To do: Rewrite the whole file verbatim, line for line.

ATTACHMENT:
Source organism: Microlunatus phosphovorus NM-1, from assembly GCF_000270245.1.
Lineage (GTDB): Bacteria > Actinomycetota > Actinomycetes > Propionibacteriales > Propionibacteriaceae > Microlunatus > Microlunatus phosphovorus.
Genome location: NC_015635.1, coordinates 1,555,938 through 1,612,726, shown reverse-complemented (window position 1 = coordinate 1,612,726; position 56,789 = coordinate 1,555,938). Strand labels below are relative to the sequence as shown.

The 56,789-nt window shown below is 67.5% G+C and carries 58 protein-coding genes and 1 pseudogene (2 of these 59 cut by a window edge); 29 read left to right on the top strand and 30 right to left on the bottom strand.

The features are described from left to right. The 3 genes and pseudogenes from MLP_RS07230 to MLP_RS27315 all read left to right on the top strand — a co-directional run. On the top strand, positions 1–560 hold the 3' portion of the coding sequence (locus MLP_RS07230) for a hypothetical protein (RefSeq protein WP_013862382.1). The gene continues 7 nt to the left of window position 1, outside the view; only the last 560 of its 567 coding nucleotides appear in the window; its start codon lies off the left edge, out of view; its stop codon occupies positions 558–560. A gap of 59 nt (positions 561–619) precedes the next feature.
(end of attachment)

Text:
Source organism: Microlunatus phosphovorus NM-1, from assembly GCF_000270245.1.
Lineage (GTDB): Bacteria > Actinomycetota > Actinomycetes > Propionibacteriales > Propionibacteriaceae > Microlunatus > Microlunatus phosphovorus.
Genome location: NC_015635.1, coordinates 1,555,938 through 1,612,726, shown reverse-complemented (window position 1 = coordinate 1,612,726; position 56,789 = coordinate 1,555,938). Strand labels below are relative to the sequence as shown.

The 56,789-nt window shown below is 67.5% G+C and carries 58 protein-coding genes and 1 pseudogene (2 of these 59 cut by a window edge); 29 read left to right on the top strand and 30 right to left on the bottom strand.

The features are described from left to right. The 3 genes and pseudogenes from MLP_RS07230 to MLP_RS27315 all read left to right on the top strand — a co-directional run. On the top strand, positions 1–560 hold the 3' portion of the coding sequence (locus MLP_RS07230) for a hypothetical protein (RefSeq protein WP_013862382.1). The gene continues 7 nt to the left of window position 1, outside the view; only the last 560 of its 567 coding nucleotides appear in the window; its start codon lies off the left edge, out of view; its stop codon occupies positions 558–560. A gap of 59 nt (positions 561–619) precedes the next feature.